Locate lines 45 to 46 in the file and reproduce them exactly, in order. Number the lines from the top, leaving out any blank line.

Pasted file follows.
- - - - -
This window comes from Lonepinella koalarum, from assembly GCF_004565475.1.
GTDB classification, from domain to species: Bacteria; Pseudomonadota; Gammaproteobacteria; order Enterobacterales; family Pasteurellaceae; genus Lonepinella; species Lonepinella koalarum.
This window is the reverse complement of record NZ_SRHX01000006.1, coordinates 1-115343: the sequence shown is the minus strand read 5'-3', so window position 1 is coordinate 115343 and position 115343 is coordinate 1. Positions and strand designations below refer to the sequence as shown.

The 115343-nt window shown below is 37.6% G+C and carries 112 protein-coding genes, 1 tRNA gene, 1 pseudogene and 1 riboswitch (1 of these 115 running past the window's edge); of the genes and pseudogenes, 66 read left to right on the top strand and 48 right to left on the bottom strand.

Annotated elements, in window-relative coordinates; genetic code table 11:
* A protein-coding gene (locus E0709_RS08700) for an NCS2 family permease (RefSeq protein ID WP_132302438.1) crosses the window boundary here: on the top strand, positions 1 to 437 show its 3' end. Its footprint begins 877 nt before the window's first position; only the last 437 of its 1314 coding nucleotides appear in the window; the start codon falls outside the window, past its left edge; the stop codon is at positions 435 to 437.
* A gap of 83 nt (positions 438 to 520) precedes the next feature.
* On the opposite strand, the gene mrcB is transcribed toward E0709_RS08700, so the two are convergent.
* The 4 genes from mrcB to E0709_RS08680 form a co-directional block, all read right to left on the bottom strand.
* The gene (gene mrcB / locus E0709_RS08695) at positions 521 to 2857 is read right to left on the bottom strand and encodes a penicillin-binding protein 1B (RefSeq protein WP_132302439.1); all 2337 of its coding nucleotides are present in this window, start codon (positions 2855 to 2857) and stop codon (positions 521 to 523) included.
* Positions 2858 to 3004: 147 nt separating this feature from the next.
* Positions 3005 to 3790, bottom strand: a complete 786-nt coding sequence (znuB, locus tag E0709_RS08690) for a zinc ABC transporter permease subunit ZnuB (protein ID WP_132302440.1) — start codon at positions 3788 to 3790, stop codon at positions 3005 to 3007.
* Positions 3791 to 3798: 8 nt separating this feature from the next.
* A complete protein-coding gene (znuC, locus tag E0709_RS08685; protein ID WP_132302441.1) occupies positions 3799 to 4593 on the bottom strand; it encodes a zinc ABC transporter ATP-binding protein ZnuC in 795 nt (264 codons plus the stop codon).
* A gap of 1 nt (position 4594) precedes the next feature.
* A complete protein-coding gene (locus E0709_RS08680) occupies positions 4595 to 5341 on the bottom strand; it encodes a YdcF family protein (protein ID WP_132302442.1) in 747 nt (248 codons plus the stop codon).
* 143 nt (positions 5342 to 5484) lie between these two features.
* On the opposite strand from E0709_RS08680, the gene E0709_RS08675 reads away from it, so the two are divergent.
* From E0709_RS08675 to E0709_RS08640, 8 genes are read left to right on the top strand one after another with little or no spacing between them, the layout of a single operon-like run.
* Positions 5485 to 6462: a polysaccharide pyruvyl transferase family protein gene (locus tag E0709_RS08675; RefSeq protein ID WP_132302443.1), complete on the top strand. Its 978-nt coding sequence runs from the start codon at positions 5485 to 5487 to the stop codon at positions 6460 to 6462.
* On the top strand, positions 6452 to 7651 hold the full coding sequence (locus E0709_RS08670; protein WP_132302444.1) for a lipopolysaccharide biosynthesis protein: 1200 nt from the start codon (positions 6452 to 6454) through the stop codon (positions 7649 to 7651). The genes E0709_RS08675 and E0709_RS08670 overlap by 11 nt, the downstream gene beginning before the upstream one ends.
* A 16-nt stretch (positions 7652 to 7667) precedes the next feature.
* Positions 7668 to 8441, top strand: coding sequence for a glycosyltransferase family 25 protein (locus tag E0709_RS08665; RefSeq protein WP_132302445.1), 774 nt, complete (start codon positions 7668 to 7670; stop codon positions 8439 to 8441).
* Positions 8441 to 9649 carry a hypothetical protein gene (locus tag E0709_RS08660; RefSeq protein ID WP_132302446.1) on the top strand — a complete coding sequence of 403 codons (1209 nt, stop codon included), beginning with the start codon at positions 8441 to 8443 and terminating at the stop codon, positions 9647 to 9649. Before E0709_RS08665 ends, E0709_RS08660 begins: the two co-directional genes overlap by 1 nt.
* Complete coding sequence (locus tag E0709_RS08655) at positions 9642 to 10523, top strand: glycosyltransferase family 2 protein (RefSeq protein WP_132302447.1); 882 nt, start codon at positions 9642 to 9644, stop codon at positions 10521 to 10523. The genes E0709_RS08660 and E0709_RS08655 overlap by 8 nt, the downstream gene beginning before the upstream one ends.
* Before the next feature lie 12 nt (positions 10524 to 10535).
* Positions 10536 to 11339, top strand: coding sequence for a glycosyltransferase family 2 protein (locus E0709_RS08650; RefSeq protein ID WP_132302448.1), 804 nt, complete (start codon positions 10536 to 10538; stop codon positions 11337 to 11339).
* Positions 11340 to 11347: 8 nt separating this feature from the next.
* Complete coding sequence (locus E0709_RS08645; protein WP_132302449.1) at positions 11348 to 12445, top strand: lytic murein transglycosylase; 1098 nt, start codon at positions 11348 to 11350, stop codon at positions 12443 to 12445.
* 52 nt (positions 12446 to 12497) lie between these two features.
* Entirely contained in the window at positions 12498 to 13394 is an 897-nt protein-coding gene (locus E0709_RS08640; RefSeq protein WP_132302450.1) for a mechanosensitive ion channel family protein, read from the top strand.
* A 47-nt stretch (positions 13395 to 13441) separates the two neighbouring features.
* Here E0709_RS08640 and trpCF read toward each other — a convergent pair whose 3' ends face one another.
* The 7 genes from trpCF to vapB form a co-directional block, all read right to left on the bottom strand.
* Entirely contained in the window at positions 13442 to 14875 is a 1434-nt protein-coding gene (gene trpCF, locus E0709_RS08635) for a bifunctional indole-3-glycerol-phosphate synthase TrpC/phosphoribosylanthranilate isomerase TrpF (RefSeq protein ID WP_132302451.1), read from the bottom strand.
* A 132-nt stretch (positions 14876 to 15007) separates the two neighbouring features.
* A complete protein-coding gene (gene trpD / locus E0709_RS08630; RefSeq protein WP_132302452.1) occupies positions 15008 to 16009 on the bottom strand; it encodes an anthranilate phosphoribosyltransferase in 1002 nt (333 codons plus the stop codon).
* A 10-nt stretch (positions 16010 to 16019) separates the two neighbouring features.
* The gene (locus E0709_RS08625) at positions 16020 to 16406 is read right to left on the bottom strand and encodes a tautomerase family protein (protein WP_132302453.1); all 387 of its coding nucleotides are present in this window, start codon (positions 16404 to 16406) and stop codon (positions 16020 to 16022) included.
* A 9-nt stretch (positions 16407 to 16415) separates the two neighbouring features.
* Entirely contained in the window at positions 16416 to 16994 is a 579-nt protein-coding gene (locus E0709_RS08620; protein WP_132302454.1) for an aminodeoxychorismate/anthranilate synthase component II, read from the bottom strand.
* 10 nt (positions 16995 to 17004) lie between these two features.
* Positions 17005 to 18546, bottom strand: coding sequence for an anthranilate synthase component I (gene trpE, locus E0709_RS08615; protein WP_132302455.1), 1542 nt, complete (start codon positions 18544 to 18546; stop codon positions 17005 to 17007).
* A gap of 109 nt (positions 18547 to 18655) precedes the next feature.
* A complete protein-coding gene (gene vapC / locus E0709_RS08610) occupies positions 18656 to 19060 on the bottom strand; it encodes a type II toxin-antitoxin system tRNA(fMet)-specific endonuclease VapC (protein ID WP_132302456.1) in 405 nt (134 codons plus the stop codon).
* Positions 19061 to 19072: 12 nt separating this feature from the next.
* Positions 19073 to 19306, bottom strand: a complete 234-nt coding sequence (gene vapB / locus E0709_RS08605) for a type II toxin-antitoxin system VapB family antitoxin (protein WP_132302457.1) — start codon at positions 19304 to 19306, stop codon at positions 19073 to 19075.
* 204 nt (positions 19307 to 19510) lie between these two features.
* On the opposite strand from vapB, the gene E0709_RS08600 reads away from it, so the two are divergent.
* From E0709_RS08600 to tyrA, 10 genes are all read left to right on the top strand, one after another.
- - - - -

* A complete protein-coding gene (gene vapC / locus E0709_RS08610) occupies positions 18656 to 19060 on the bottom strand; it encodes a type II toxin-antitoxin system tRNA(fMet)-specific endonuclease VapC (protein ID WP_132302456.1) in 405 nt (134 codons plus the stop codon).
* Positions 19061 to 19072: 12 nt separating this feature from the next.